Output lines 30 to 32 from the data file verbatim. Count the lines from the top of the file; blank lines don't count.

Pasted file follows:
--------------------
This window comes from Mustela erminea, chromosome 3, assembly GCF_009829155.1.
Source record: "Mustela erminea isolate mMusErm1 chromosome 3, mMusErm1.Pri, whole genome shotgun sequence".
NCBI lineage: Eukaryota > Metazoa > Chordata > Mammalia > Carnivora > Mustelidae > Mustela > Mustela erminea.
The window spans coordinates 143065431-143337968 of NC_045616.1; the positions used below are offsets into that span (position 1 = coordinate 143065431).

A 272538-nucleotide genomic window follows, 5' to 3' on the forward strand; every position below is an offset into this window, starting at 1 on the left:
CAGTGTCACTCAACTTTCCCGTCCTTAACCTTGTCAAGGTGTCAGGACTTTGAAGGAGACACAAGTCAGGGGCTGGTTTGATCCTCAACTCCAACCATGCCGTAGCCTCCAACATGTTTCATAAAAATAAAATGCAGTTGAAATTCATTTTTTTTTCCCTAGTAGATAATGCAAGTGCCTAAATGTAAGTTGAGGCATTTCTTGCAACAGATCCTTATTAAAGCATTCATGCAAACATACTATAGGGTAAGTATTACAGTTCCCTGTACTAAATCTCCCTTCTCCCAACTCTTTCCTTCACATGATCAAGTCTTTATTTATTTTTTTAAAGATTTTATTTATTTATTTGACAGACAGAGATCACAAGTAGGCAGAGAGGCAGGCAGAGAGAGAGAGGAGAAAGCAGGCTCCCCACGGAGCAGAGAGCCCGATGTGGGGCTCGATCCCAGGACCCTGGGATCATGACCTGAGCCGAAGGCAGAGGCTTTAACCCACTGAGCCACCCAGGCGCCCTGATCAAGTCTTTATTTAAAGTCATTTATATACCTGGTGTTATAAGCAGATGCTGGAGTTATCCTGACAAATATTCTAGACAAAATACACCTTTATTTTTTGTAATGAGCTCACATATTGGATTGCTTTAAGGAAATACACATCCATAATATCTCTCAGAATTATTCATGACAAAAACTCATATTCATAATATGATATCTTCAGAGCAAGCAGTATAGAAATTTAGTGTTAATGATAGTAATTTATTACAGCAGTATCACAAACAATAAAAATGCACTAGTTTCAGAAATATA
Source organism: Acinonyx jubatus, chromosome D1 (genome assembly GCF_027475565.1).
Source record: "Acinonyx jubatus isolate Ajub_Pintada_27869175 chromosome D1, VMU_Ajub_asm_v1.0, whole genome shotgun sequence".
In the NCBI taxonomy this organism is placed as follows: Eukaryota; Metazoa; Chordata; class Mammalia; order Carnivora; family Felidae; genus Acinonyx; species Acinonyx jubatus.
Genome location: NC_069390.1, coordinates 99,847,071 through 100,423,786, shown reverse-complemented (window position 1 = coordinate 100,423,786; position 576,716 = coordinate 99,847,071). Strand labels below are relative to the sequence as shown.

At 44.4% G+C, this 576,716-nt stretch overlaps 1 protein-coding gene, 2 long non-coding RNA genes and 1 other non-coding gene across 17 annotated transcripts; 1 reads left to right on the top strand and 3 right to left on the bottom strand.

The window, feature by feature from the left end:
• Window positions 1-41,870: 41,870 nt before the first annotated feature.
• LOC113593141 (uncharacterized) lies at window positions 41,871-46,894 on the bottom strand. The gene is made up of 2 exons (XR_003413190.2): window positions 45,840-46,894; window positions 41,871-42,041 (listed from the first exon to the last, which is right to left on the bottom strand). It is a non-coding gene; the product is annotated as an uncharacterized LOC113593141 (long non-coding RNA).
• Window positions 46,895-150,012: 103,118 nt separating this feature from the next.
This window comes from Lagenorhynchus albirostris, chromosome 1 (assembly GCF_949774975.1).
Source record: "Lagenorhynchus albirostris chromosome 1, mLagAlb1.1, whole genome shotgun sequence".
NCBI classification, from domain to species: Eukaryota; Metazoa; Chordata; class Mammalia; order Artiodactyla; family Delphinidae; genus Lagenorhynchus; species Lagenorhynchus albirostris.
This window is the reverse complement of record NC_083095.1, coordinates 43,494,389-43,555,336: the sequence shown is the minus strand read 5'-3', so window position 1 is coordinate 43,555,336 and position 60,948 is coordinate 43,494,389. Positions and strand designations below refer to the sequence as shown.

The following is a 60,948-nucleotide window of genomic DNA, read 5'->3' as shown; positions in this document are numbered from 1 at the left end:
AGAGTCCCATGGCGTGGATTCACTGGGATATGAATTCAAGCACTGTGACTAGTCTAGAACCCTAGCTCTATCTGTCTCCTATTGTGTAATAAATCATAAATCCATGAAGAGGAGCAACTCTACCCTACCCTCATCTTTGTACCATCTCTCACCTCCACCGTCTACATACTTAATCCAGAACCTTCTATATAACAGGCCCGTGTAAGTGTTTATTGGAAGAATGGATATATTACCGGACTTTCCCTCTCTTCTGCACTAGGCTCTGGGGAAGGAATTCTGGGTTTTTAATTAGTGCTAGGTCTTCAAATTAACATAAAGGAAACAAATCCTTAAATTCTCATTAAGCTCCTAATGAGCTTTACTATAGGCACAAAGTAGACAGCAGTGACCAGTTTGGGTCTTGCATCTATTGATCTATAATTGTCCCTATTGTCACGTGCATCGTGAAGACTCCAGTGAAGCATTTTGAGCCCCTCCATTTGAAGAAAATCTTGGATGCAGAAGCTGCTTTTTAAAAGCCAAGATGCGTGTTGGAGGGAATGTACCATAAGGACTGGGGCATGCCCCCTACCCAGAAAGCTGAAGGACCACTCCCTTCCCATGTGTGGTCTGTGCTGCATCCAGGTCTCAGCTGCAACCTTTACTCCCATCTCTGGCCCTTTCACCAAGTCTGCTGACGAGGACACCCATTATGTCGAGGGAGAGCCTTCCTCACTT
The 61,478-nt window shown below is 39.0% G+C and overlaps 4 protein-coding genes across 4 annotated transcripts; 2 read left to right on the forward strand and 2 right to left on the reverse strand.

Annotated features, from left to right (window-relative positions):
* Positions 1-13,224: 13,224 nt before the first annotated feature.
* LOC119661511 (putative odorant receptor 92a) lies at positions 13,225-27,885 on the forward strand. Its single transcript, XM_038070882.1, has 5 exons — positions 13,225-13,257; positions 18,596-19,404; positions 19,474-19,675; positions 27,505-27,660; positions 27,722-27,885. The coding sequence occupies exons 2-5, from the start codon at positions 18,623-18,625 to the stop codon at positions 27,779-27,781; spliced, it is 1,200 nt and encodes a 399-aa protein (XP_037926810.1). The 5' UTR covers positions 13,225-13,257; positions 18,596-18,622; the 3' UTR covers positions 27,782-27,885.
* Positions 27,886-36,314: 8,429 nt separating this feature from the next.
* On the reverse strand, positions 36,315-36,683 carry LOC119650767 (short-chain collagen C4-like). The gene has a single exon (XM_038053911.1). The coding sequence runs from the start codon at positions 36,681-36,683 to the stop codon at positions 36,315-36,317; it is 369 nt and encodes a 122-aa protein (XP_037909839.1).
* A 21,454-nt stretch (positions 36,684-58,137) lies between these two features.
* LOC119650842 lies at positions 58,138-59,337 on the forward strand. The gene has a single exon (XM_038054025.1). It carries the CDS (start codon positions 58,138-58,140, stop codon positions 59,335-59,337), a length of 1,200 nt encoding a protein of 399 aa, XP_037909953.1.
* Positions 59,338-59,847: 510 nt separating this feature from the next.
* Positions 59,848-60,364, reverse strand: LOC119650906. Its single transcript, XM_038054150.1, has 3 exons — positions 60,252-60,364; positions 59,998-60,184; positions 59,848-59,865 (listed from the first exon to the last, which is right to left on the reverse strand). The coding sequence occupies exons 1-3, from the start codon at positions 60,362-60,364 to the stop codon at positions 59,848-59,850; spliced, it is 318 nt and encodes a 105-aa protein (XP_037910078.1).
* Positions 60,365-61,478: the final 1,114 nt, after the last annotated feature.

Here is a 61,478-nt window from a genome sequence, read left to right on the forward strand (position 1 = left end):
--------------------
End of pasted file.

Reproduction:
* Positions 59,338-59,847: 510 nt separating this feature from the next.
* Positions 59,848-60,364, reverse strand: LOC119650906. Its single transcript, XM_038054150.1, has 3 exons — positions 60,252-60,364; positions 59,998-60,184; positions 59,848-59,865 (listed from the first exon to the last, which is right to left on the reverse strand). The coding sequence occupies exons 1-3, from the start codon at positions 60,362-60,364 to the stop codon at positions 59,848-59,850; spliced, it is 318 nt and encodes a 105-aa protein (XP_037910078.1).
* Positions 60,365-61,478: the final 1,114 nt, after the last annotated feature.